To be sure, I hesitate to claim this way is best. There are other important arguments at play and I am humbled by the complexity of this issue at a political level. At the level of the individual, it’s pretty simple: do my choices reflect my values, and am I ready to defend them for constructive discussion when they clash with my peers'? It is not about a "right to know". It is about whether this demand for political change allows me to be better accountable as a citizen. CRISPieR is an advancement that will shake things up, and Human Practices in iGEM will ensure we are prepared to be involved in the conversation.
The following arguments rely on the assumption some facts and opinons are shared by the reader: GM-foods are safe to eat [insert link], a "good" reason to reject GM-foods are on the basis of: moral conflict; a belief that current consensus on environmental risks is still at an inappropriate level of certainty; and a belief that purchasing GM-foods is enabling an oppressive power structure.
"We use mandatory labels to alert us to possible health and safety risks, such as those that warn us of allergens in food or lead in products like fishing lures for example." — Adrian Van Dyk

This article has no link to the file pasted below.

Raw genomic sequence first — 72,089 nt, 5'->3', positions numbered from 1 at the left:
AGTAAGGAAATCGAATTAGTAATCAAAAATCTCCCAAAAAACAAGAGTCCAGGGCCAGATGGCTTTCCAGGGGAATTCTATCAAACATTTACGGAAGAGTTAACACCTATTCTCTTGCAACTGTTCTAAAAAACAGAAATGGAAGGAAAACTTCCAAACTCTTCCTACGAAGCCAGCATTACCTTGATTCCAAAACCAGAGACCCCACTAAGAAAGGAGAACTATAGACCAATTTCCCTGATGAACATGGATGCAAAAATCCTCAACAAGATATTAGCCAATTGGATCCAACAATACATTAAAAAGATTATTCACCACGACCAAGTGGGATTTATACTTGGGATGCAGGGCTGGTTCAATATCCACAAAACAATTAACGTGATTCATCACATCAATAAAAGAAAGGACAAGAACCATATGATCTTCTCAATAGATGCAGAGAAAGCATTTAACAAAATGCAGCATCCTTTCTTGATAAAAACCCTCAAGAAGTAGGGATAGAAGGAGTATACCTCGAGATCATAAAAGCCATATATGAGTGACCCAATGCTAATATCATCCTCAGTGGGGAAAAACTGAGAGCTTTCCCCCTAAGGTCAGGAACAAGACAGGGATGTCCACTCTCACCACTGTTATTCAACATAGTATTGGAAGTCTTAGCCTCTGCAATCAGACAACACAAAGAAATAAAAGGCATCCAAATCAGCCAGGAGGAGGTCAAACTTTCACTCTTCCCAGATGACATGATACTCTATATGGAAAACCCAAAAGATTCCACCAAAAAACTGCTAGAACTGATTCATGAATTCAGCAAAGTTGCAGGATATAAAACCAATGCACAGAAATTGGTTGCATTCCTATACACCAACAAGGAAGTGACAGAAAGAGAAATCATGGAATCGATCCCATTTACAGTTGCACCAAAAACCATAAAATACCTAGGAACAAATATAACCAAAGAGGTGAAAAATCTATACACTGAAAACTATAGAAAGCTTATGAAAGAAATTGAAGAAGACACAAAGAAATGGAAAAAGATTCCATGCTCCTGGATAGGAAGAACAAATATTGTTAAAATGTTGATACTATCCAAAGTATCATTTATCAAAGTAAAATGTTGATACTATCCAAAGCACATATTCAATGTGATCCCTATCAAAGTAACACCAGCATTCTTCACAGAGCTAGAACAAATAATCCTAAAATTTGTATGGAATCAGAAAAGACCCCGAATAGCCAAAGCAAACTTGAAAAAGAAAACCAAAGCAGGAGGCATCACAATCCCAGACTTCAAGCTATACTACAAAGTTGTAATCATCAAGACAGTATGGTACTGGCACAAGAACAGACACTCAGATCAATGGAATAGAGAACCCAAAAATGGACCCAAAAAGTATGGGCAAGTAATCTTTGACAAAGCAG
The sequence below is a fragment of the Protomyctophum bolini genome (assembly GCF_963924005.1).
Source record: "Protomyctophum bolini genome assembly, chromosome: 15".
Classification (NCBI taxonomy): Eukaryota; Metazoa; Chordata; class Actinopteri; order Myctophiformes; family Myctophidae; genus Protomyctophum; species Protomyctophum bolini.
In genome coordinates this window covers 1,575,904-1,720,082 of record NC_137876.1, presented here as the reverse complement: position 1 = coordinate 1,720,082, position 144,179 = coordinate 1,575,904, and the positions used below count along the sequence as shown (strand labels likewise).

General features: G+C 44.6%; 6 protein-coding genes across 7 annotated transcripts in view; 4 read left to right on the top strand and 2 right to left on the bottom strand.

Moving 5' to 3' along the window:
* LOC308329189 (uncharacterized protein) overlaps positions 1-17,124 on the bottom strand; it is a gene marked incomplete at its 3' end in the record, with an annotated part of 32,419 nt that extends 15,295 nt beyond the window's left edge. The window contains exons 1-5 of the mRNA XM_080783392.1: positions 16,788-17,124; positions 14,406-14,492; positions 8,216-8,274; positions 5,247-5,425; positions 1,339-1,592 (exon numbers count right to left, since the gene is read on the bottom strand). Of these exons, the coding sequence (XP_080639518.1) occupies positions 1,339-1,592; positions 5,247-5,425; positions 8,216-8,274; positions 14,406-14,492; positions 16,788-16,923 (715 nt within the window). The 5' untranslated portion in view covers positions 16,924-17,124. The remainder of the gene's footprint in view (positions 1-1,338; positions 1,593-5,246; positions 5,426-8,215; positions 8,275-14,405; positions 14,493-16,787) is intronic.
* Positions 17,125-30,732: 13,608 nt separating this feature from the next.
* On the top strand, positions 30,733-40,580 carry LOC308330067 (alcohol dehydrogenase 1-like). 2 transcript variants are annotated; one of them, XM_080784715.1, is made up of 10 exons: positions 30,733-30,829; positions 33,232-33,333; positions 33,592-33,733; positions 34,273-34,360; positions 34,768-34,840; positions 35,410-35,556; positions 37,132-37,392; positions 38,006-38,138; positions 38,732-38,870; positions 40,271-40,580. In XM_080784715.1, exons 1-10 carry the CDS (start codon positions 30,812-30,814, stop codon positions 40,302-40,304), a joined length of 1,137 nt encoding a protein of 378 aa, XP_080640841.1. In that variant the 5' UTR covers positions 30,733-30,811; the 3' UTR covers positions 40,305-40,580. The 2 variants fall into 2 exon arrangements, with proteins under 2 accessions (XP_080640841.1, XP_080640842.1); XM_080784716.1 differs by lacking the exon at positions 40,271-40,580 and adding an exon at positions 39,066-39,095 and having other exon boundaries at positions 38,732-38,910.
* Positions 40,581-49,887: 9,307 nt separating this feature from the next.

I feel that labeling of GM foods is not a human right. We use mandatory labels to alert us to possible health and safety risks, such as those that warn us of allergens in food or lead in products like fishing lures for example. I think that a mandatory label would not serve to educate the average consumer, but would instead frighten them. Since GM food and products are considered safe, then I don't think mandatory labeling would serve the consumer, and would just be extra information that would likely be misinterpreted. I do however believe that people should have as much choice as possible with the food they eat. I am glad that food can be optionally labeled as GMO-free. Companies which specialise in non-GM foods fill the need for people who wary of certain technologies to avoid it. These people pay a higher price which reflect the decreased yield from producing the food, as well as the specialty nature of non-GM food, without affecting other consumers.